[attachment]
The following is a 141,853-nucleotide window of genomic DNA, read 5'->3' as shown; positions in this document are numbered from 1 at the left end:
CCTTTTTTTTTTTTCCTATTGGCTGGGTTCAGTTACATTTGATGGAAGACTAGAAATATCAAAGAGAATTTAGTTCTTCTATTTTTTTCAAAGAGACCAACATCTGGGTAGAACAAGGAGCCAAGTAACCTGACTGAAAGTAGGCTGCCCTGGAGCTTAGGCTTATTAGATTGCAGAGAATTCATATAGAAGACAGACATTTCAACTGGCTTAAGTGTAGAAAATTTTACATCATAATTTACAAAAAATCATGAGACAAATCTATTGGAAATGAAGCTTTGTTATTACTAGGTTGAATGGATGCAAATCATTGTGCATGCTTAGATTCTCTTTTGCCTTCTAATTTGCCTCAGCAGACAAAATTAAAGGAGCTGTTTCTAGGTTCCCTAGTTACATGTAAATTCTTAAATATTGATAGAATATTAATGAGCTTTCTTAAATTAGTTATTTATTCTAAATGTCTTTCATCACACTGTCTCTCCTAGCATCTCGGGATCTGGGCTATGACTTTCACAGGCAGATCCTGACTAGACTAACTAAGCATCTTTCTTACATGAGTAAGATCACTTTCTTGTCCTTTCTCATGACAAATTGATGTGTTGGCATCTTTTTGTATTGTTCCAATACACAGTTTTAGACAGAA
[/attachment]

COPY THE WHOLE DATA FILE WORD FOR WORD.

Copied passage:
The following is a 141,853-nucleotide window of genomic DNA, read 5'->3' as shown; positions in this document are numbered from 1 at the left end:
CCTTTTTTTTTTTTCCTATTGGCTGGGTTCAGTTACATTTGATGGAAGACTAGAAATATCAAAGAGAATTTAGTTCTTCTATTTTTTTCAAAGAGACCAACATCTGGGTAGAACAAGGAGCCAAGTAACCTGACTGAAAGTAGGCTGCCCTGGAGCTTAGGCTTATTAGATTGCAGAGAATTCATATAGAAGACAGACATTTCAACTGGCTTAAGTGTAGAAAATTTTACATCATAATTTACAAAAAATCATGAGACAAATCTATTGGAAATGAAGCTTTGTTATTACTAGGTTGAATGGATGCAAATCATTGTGCATGCTTAGATTCTCTTTTGCCTTCTAATTTGCCTCAGCAGACAAAATTAAAGGAGCTGTTTCTAGGTTCCCTAGTTACATGTAAATTCTTAAATATTGATAGAATATTAATGAGCTTTCTTAAATTAGTTATTTATTCTAAATGTCTTTCATCACACTGTCTCTCCTAGCATCTCGGGATCTGGGCTATGACTTTCACAGGCAGATCCTGACTAGACTAACTAAGCATCTTTCTTACATGAGTAAGATCACTTTCTTGTCCTTTCTCATGACAAATTGATGTGTTGGCATCTTTTTGTATTGTTCCAATACACAGTTTTAGACAGAA